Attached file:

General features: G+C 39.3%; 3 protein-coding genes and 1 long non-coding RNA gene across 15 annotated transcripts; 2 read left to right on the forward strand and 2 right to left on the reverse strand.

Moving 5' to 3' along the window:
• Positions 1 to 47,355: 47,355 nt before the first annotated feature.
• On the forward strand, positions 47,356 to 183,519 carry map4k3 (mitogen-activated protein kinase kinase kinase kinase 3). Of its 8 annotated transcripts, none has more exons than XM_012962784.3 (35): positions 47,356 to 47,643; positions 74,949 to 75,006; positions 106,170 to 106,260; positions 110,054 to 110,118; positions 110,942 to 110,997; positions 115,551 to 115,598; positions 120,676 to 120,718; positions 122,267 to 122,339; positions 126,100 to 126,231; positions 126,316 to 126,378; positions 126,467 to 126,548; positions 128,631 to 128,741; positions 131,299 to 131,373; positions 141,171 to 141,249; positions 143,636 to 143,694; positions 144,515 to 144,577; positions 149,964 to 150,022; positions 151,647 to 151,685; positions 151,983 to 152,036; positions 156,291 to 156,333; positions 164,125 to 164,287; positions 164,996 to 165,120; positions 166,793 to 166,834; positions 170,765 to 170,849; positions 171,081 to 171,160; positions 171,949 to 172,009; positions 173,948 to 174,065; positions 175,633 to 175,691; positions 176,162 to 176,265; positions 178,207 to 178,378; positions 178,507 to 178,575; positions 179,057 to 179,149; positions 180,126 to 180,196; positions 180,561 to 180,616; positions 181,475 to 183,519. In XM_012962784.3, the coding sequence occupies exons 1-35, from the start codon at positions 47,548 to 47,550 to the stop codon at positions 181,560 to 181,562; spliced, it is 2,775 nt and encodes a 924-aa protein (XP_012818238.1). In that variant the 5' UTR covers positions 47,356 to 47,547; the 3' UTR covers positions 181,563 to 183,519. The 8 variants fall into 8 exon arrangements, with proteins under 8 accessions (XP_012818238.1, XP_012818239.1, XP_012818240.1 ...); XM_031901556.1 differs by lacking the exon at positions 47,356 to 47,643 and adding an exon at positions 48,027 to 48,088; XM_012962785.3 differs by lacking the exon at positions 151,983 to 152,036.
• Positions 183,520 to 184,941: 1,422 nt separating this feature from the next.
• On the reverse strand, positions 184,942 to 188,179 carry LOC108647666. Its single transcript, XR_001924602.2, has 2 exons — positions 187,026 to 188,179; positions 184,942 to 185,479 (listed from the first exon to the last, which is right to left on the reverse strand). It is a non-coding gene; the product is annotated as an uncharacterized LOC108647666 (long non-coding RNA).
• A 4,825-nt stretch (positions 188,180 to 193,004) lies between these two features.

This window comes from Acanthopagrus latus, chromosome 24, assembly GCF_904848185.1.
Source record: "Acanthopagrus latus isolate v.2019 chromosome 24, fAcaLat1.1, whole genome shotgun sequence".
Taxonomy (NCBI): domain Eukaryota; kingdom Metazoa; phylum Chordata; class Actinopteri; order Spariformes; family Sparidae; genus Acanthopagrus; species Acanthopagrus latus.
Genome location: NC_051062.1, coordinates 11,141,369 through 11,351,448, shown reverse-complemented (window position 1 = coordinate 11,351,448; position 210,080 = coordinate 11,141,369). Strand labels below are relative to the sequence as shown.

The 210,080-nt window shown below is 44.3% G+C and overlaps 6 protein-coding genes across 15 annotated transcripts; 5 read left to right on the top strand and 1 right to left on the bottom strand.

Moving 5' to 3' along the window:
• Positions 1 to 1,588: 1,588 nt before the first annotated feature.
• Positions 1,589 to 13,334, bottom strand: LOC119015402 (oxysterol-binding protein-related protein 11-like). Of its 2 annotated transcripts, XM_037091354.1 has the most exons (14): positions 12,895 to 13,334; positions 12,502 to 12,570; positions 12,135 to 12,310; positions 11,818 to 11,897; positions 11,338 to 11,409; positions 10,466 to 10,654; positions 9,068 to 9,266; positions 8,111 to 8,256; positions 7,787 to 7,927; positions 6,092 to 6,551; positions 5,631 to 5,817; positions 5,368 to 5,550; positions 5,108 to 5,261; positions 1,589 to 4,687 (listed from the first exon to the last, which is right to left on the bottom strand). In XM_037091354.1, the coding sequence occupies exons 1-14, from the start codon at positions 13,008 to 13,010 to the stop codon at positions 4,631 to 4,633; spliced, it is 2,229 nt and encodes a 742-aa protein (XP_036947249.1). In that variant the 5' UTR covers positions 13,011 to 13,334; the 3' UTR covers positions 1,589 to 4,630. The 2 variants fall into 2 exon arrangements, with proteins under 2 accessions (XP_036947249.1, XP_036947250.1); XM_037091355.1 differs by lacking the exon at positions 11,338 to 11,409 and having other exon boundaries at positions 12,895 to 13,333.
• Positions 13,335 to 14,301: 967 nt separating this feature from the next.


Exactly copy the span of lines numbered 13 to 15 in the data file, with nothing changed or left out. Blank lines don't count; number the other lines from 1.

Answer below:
Moving 5' to 3' along the window:
• Positions 1 to 1,588: 1,588 nt before the first annotated feature.
• Positions 1,589 to 13,334, bottom strand: LOC119015402 (oxysterol-binding protein-related protein 11-like). Of its 2 annotated transcripts, XM_037091354.1 has the most exons (14): positions 12,895 to 13,334; positions 12,502 to 12,570; positions 12,135 to 12,310; positions 11,818 to 11,897; positions 11,338 to 11,409; positions 10,466 to 10,654; positions 9,068 to 9,266; positions 8,111 to 8,256; positions 7,787 to 7,927; positions 6,092 to 6,551; positions 5,631 to 5,817; positions 5,368 to 5,550; positions 5,108 to 5,261; positions 1,589 to 4,687 (listed from the first exon to the last, which is right to left on the bottom strand). In XM_037091354.1, the coding sequence occupies exons 1-14, from the start codon at positions 13,008 to 13,010 to the stop codon at positions 4,631 to 4,633; spliced, it is 2,229 nt and encodes a 742-aa protein (XP_036947249.1). In that variant the 5' UTR covers positions 13,011 to 13,334; the 3' UTR covers positions 1,589 to 4,630. The 2 variants fall into 2 exon arrangements, with proteins under 2 accessions (XP_036947249.1, XP_036947250.1); XM_037091355.1 differs by lacking the exon at positions 11,338 to 11,409 and having other exon boundaries at positions 12,895 to 13,333.